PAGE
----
Economic development president says area is known for quality of its workforce
By BROOKS TAYLOR
Mt. Pleasant News
If they come, do we have the workers, skilled workers and housing?
During a legislative briefing in Mt. Pleasant earlier during the legislative session, questions surfaced on the three topics.
David File, extended learning director at Iowa Wesleyan College and president of the Mt. Pleasant Area Development Commission, said we do have workers, but the remaining two topics are being addressed.
“Iowa and southeast Iowa has been and still is known for value in its workforce,” he began. “The available workers we have are reliable, stable and comparatively more inexpensive than (workers) on the coasts.”
It’s the Midwest values, File said, as the region is known for its work ethic and dedication.
He admitted that there is a skill gap in the region, but that gap is not unique to Iowa or the Midwest as technology in many places is outpacing the training of workers to operate the technology.
“Skills are somewhat of a challenge due to the impact of technology,” he explained. “New technology is creating a need for a new skill set and the adaptability of existing skills. For instance, welding is quite different now than it was 15 years ago. There is more pressure on high schools and community colleges for training of these skills. We don’t so much have a population gap as a skill gap. We need people with skills to do the jobs.”
Businesses and manufacturers are attracted to the Midwest, File noted, because of the lower costs and the work force value the region boasts. However, some jobs remain unfilled in southeast Iowa because of the skill gap.
Education is taking steps to narrow the skill gap. High school sare incorporating STEM (science, technology, engineering and mathematics) curriculum into coursework as are community colleges, such as Southeast Community College. Four-year schools, such as Iowa Wesleyan College, are providing training in critical thinking and soft skills, File said.
“It is not too late (to embark on the additions to the curriculum),” he said. “Given the rapid advance on technology and the world economy, it puts pressure on business. It becomes a case of being nimble and flexible.”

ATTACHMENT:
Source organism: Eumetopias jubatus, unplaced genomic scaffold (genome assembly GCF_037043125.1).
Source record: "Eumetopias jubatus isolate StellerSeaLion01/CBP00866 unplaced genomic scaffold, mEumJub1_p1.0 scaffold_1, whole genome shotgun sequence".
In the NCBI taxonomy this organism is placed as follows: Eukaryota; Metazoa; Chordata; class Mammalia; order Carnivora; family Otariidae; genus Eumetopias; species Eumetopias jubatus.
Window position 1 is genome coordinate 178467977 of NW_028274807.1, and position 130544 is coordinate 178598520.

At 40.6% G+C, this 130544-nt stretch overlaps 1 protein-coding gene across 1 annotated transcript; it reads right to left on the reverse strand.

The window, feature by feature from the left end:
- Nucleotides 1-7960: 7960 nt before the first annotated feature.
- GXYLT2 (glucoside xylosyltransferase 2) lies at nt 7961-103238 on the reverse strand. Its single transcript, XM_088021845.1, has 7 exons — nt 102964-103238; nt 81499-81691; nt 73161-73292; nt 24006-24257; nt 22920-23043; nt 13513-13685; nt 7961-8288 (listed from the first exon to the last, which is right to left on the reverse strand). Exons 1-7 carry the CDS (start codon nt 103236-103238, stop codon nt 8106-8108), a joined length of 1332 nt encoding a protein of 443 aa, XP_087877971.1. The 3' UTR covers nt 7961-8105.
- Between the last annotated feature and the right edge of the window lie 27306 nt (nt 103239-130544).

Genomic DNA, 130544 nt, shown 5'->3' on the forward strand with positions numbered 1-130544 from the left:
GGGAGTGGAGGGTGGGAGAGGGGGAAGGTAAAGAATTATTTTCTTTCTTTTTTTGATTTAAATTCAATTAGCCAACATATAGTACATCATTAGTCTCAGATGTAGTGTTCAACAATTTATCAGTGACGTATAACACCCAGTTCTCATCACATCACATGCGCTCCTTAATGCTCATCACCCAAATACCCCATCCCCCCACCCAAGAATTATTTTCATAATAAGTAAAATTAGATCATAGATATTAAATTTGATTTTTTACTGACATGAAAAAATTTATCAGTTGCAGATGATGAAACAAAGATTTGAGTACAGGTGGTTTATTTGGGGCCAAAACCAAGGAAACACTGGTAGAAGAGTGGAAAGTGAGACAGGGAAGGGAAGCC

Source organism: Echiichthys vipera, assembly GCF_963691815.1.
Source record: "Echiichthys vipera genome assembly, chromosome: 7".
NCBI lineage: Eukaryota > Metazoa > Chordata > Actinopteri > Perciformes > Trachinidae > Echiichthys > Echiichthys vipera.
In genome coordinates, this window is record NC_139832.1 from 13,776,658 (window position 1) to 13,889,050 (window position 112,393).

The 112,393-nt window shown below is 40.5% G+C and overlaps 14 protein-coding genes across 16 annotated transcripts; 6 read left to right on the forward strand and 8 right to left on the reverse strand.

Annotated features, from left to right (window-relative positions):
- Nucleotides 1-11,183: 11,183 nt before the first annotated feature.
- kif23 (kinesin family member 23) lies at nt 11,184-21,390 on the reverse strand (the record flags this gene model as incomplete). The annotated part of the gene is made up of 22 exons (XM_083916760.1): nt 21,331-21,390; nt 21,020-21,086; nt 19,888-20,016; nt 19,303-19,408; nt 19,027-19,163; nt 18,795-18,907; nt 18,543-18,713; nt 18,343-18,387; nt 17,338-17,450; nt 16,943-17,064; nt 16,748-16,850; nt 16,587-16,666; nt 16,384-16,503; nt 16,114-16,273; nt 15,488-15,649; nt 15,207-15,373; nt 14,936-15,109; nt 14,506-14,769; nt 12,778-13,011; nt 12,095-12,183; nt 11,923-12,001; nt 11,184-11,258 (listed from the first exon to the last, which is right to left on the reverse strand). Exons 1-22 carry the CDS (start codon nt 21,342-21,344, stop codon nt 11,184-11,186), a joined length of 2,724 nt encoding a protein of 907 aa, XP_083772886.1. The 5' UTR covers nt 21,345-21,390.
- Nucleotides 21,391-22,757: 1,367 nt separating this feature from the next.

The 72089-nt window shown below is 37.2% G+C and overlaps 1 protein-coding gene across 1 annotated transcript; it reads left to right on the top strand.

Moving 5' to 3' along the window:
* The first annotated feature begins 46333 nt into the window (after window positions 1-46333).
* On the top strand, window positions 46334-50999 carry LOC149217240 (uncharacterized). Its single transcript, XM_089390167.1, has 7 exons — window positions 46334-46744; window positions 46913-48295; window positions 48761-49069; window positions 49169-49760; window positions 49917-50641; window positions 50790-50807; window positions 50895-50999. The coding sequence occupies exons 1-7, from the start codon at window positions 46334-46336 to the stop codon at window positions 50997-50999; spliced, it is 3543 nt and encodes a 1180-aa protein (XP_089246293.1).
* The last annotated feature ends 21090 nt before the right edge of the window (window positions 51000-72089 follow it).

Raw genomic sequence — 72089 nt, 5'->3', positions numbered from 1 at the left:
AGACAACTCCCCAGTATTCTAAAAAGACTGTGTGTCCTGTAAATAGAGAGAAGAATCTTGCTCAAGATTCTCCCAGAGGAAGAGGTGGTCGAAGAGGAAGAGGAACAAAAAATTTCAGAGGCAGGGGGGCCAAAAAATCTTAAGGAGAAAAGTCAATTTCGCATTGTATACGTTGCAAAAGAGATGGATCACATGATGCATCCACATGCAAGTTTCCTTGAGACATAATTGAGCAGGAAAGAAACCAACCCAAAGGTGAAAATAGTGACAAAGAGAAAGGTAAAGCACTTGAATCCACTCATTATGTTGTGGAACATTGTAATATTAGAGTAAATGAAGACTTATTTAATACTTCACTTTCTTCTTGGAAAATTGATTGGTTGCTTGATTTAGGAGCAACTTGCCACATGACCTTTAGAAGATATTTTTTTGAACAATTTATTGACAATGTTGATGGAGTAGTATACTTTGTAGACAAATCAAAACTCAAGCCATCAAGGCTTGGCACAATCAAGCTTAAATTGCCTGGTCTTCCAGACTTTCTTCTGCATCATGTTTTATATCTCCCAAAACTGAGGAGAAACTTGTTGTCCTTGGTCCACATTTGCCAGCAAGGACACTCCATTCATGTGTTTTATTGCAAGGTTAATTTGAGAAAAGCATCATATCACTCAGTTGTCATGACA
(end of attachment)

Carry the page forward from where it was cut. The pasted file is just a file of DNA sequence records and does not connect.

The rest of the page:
Regarding housing, File acknowledged there is a shortage in the area for housing in the price range attractive to permanent workers, namely those who will begin employment about 18 months down the road when construction is completed on the Iowa Fertilizer plant at Wever.
“The housing isn’t so much a problem now, but it will be for permanent employees when the plant becomes operational. There is a shortage (of housing) for workers, earning in the $50,000-$90,000 range,” File noted.
That housing shortage, he said, may be slow to change. The reasons are that nowadays few speculative houses are being built. “It (spec houses) isn’t being done because of overall economic concerns would-be investors and builders have.”
However, the Southeast Iowa Regional Planning Commission of which File is a board member, is building on region-wide map, if you will, informing would-be employees of the plant about community amenities and housing availability in the area.
Southeast Iowa is saddled with some of the highest unemployment in the state, and File said that ironically part of the reason for that is past success in economic development.
“Early on, we had a large reliance on big manufacturing,” he reflected. “Twenty years ago, Mt. Pleasant was the beacon of success in the region and Iowa with Bluebird, Motorola, Metromail and other manufacturers. With the loss of those manufacturers, we are flushing more people to the unemployment ranks than there are jobs to absorb them.
“In the last five to eight years, the economic downturn and the pressure of an international workforce, large employers are fewer and farther between and the competition is greater,” File remarked. High unemployment, unfortunately, is a persistent malady this region has.”
That has led to somewhat a shift in economic development recruitment strategy. No longer are economic developers swinging for the fences. In today’s market, singles and doubles are more than acceptable.
“Ten years ago, the emphasis was on large manufacturers, transporters and distributors,” he said, “and while we still get and act on those leads, we are getting more leads from smaller businesses.” He defined smaller businesses as 25-50 workers, quickly adding that in many cases, technology is reducing the workforce needed in plants and industry.
Continuing on that thought, File said he is pleased with what is happening in Mt. Pleasant, noting that there has been some “shifting of the assets. It used to be that the economic development commission handled the large industrial and manufacturing plants and the Chamber (of Commerce) took care of the small businesses. Now those are overlapping. While we are still looking at recruiting businesses, we also are addressing resources needed turning some small businesses into medium-size businesses. We are helping them to bring in more revenues.
“One of the misnomers I’ve heard is that the economic development commission is turning its attention to recruiting small business. Sometimes, small business employees contribute to the local economy more than large businesses. Just because we celebrate small businesses doesn’t mean we aren’t working on attracting somebody to fill the Bluebird building,” he said.
Although there are parts of the county that have better climate and more picturesque surroundings, there remains one constant in southeast Iowa — the good employee — that other regions don’t have. “Companies still like Midwest workers, the quality of workers we have here is notable,’ he concluded.